Evaluating the user experience of AI systems
Type of activity
People who build AI systems often draw on human expertise or human behavior to develop their algorithms. For example, having Mechanical Turk workers manually classify data used to train a machine learning model, or using existing human annotations (e.g. Wikipedia Article Assessments) or behavior traces (e.g. clickthroughs) as features in a recommender system.
There is also a growing body of research (PDF) on how to get people to evaluate the output of these types of systems, post-deployment, and to use that feedback to improve the usefulness and relevance of the system output for end users.
1. The problem
The Wikimedia Foundation has begun to develop a variety of algorithmic systems and services to classify, rank, or recommend content and other types of contribution. So far, there has been no coordinated attempt to develop evaluation plans for our AI systems.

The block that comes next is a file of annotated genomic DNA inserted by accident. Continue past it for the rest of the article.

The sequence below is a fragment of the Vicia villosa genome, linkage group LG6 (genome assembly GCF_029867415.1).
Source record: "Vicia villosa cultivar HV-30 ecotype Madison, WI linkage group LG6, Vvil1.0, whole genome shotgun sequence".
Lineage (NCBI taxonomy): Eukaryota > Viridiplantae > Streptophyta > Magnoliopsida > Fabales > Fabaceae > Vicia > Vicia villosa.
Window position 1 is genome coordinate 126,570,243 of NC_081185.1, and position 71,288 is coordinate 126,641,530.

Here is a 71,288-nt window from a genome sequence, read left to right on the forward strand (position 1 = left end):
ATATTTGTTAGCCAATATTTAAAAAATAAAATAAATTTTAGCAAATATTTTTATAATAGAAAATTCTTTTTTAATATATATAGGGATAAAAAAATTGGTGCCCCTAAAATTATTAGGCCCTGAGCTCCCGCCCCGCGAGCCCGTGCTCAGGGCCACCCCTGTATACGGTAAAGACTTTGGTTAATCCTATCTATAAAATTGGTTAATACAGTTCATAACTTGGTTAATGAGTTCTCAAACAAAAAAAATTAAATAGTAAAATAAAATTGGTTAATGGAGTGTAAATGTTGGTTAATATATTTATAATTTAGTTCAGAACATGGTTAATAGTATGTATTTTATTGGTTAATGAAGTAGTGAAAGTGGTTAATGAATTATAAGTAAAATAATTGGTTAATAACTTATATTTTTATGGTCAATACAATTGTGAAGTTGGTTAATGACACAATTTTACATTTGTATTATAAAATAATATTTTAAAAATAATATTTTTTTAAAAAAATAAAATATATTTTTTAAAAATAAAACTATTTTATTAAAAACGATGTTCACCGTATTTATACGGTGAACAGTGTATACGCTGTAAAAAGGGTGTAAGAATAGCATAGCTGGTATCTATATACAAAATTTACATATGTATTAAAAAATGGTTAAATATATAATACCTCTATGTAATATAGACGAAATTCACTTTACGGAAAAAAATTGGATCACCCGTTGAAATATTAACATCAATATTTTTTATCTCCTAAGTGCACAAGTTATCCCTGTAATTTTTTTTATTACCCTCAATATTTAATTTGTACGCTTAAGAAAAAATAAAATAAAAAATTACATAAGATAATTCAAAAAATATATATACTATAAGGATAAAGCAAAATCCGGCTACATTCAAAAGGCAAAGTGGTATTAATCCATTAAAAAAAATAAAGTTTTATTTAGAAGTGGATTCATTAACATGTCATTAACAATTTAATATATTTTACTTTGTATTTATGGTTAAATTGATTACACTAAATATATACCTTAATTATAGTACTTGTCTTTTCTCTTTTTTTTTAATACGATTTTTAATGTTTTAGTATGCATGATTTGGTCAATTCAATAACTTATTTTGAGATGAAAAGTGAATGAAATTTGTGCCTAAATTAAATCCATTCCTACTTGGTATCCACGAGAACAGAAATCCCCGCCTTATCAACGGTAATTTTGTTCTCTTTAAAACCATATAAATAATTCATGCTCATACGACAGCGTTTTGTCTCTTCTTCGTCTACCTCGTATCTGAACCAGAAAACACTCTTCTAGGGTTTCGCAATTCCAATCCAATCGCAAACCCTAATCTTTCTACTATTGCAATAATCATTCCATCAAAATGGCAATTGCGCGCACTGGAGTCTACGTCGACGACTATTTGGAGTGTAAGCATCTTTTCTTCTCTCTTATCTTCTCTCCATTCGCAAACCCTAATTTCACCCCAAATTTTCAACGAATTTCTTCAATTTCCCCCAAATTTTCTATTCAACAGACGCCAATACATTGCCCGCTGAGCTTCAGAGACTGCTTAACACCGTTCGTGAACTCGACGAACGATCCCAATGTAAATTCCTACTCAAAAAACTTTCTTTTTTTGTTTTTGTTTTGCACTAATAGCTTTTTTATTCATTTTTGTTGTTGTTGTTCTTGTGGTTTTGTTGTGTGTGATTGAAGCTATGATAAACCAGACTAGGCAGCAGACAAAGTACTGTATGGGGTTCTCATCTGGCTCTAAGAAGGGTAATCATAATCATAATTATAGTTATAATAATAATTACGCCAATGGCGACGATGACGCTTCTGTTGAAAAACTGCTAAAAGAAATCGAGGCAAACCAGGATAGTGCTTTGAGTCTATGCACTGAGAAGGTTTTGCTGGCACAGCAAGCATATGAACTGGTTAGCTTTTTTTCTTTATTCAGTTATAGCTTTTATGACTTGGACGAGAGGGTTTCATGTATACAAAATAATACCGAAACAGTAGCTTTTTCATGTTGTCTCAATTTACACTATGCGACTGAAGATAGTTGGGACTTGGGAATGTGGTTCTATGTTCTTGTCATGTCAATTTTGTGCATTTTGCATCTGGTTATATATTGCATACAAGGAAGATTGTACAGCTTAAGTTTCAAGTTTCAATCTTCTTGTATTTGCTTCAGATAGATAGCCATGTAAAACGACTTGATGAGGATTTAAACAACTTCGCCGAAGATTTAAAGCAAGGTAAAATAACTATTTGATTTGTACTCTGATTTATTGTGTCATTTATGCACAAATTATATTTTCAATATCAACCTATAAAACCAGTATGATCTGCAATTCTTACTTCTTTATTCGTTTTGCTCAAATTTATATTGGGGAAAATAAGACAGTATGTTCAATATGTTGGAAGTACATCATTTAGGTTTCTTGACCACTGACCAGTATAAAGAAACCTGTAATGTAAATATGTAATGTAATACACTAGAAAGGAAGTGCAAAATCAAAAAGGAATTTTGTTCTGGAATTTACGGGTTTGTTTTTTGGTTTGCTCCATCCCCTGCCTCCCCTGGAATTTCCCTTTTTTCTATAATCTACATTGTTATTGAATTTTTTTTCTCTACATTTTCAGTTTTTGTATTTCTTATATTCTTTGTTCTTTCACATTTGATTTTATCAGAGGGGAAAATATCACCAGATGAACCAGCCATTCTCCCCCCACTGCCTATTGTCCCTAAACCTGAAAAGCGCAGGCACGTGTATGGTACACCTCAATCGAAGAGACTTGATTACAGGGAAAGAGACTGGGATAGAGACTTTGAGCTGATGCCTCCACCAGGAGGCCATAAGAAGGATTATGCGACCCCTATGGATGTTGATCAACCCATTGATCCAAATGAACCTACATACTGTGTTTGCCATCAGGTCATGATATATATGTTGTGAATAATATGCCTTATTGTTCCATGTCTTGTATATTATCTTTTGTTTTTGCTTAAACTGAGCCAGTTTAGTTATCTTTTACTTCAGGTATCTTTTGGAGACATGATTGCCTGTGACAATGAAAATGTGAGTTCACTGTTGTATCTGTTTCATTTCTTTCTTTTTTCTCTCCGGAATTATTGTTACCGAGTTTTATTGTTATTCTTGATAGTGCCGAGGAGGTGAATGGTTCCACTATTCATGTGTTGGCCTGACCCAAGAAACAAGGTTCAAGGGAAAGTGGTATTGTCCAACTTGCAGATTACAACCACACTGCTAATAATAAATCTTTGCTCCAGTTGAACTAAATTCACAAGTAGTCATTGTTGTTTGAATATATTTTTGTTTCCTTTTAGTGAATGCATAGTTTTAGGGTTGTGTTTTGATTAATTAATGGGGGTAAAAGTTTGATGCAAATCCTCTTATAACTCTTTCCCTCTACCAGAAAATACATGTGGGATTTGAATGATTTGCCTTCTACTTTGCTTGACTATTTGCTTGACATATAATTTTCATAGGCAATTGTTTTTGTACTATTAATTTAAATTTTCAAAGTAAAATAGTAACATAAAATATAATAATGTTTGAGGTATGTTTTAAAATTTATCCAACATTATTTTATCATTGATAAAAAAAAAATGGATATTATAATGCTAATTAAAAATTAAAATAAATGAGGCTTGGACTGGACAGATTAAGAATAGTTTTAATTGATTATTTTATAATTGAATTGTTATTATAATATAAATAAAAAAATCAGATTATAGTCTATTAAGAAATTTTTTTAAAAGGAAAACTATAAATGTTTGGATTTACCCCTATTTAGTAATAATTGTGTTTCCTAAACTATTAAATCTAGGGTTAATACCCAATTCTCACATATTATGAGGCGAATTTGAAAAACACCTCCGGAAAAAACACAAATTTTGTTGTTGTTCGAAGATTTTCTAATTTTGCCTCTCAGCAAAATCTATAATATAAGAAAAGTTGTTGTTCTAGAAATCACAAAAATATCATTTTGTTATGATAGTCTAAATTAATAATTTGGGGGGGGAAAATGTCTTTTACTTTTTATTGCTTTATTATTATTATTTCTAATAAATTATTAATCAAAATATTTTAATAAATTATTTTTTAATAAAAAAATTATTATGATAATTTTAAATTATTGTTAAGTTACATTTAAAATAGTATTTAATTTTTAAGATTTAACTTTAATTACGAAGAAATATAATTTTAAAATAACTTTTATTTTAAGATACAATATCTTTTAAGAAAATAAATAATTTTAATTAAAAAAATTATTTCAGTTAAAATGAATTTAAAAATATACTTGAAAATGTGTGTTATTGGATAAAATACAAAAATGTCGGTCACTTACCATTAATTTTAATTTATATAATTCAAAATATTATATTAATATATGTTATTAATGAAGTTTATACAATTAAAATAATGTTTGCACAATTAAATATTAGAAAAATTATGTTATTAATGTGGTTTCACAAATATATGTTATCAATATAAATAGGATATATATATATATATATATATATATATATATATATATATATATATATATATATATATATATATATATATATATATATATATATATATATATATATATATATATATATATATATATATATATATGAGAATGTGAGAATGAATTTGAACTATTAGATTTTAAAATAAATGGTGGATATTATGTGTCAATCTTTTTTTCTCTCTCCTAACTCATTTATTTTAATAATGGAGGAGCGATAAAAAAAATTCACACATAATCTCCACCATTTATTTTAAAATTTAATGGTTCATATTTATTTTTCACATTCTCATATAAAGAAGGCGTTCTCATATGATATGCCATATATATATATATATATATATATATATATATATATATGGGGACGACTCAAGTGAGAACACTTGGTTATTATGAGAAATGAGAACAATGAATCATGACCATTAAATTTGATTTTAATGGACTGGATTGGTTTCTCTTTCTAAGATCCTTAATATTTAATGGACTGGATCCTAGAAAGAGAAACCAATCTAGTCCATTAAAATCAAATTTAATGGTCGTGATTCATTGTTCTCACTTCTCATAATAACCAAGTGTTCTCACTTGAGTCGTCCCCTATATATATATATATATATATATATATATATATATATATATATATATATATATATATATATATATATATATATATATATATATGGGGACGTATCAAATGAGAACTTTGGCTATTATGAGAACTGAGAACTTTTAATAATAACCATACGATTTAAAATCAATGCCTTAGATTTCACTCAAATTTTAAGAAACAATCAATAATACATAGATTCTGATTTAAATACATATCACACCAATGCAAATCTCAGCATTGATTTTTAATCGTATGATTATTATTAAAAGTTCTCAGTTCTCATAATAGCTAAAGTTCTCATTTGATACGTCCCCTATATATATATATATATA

As WMF deploys more AI-based features, we will need to develop efficient and flexible methods for using human judgement to refine these algorithms over time and adapt them to new contexts.
2. Expected outcome
- Ideas for how to evaluate the user experience of different types of AI systems (e.g. comparing outputs of different algorithms through MTurk/Crowdflower studies, A/B test user studies, interviews, microsurveys)
- Identification for the kinds of user experience issues that current and proposed systems may face.
- A discussion of the audience(s) and purpose of our current and proposed AI systems: who are we designing them for? What tasks/scenarios are we designing them to support?
- Technical requirements for incorporating user feedback into deployed AI systems.
- Best practices for the development of generalizable tools, workflows, and metrics for establishing benchmarks and testing system UX over time.
3. Current status of the discussion
We have already developed a few systems to train and test some over our AI systems (e.g WikiLabels for ORES, and Discernatron for CirrusSearch). These could potentially be expanded and generalized. Having a separate tool (or method) to evaluate each AI system doesn't seem efficient or sustainable.
- The Reading team is currently discussing a UX evaluation of RelatedArticles: T142009: Related Pages recommendations user study design
Preferred group size
Any supplies that you would need to run the session
Post-its and markers